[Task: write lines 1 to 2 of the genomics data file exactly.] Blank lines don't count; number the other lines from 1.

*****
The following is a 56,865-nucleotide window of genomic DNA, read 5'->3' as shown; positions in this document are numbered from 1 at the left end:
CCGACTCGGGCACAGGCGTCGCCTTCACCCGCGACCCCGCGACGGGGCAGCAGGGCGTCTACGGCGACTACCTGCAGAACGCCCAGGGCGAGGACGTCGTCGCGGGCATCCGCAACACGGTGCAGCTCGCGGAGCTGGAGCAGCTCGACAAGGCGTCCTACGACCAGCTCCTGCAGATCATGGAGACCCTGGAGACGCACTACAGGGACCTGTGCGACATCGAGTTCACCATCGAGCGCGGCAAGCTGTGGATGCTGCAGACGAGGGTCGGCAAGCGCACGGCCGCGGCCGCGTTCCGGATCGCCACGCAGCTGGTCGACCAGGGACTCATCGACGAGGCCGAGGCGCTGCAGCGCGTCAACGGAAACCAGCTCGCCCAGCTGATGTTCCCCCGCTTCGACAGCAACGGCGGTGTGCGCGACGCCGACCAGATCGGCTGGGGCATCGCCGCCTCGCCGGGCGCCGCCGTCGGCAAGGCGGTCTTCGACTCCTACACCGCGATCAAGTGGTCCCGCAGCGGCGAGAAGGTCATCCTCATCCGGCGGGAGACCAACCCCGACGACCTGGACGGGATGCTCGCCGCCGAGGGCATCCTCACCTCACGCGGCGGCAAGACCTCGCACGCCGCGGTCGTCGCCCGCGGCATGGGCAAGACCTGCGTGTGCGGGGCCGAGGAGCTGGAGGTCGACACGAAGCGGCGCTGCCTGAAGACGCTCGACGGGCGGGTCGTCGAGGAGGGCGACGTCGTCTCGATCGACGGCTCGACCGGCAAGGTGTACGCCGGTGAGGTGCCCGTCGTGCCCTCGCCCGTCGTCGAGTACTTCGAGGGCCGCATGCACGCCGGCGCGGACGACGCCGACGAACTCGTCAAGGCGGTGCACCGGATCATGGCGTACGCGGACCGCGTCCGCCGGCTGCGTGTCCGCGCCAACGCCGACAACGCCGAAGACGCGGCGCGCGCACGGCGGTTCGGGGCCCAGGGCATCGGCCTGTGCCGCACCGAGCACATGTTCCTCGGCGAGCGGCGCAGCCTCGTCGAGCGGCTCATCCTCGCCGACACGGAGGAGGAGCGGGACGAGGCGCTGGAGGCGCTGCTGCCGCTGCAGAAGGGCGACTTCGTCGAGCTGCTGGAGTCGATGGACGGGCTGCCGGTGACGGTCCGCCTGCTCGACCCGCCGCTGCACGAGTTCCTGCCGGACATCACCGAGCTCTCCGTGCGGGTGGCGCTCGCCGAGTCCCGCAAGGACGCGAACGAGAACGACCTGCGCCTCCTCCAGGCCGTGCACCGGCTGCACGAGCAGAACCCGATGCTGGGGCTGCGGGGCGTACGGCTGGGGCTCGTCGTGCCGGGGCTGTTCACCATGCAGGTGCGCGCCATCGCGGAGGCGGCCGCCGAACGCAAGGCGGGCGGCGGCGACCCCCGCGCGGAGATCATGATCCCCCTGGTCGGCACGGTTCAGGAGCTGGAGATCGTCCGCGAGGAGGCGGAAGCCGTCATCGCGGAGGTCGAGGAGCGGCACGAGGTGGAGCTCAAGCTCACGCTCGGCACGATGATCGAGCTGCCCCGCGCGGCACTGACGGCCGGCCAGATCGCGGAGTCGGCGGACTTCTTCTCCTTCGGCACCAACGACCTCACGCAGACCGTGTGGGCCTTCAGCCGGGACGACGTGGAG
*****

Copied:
The following is a 56,865-nucleotide window of genomic DNA, read 5'->3' as shown; positions in this document are numbered from 1 at the left end:
CCGACTCGGGCACAGGCGTCGCCTTCACCCGCGACCCCGCGACGGGGCAGCAGGGCGTCTACGGCGACTACCTGCAGAACGCCCAGGGCGAGGACGTCGTCGCGGGCATCCGCAACACGGTGCAGCTCGCGGAGCTGGAGCAGCTCGACAAGGCGTCCTACGACCAGCTCCTGCAGATCATGGAGACCCTGGAGACGCACTACAGGGACCTGTGCGACATCGAGTTCACCATCGAGCGCGGCAAGCTGTGGATGCTGCAGACGAGGGTCGGCAAGCGCACGGCCGCGGCCGCGTTCCGGATCGCCACGCAGCTGGTCGACCAGGGACTCATCGACGAGGCCGAGGCGCTGCAGCGCGTCAACGGAAACCAGCTCGCCCAGCTGATGTTCCCCCGCTTCGACAGCAACGGCGGTGTGCGCGACGCCGACCAGATCGGCTGGGGCATCGCCGCCTCGCCGGGCGCCGCCGTCGGCAAGGCGGTCTTCGACTCCTACACCGCGATCAAGTGGTCCCGCAGCGGCGAGAAGGTCATCCTCATCCGGCGGGAGACCAACCCCGACGACCTGGACGGGATGCTCGCCGCCGAGGGCATCCTCACCTCACGCGGCGGCAAGACCTCGCACGCCGCGGTCGTCGCCCGCGGCATGGGCAAGACCTGCGTGTGCGGGGCCGAGGAGCTGGAGGTCGACACGAAGCGGCGCTGCCTGAAGACGCTCGACGGGCGGGTCGTCGAGGAGGGCGACGTCGTCTCGATCGACGGCTCGACCGGCAAGGTGTACGCCGGTGAGGTGCCCGTCGTGCCCTCGCCCGTCGTCGAGTACTTCGAGGGCCGCATGCACGCCGGCGCGGACGACGCCGACGAACTCGTCAAGGCGGTGCACCGGATCATGGCGTACGCGGACCGCGTCCGCCGGCTGCGTGTCCGCGCCAACGCCGACAACGCCGAAGACGCGGCGCGCGCACGGCGGTTCGGGGCCCAGGGCATCGGCCTGTGCCGCACCGAGCACATGTTCCTCGGCGAGCGGCGCAGCCTCGTCGAGCGGCTCATCCTCGCCGACACGGAGGAGGAGCGGGACGAGGCGCTGGAGGCGCTGCTGCCGCTGCAGAAGGGCGACTTCGTCGAGCTGCTGGAGTCGATGGACGGGCTGCCGGTGACGGTCCGCCTGCTCGACCCGCCGCTGCACGAGTTCCTGCCGGACATCACCGAGCTCTCCGTGCGGGTGGCGCTCGCCGAGTCCCGCAAGGACGCGAACGAGAACGACCTGCGCCTCCTCCAGGCCGTGCACCGGCTGCACGAGCAGAACCCGATGCTGGGGCTGCGGGGCGTACGGCTGGGGCTCGTCGTGCCGGGGCTGTTCACCATGCAGGTGCGCGCCATCGCGGAGGCGGCCGCCGAACGCAAGGCGGGCGGCGGCGACCCCCGCGCGGAGATCATGATCCCCCTGGTCGGCACGGTTCAGGAGCTGGAGATCGTCCGCGAGGAGGCGGAAGCCGTCATCGCGGAGGTCGAGGAGCGGCACGAGGTGGAGCTCAAGCTCACGCTCGGCACGATGATCGAGCTGCCCCGCGCGGCACTGACGGCCGGCCAGATCGCGGAGTCGGCGGACTTCTTCTCCTTCGGCACCAACGACCTCACGCAGACCGTGTGGGCCTTCAGCCGGGACGACGTGGAG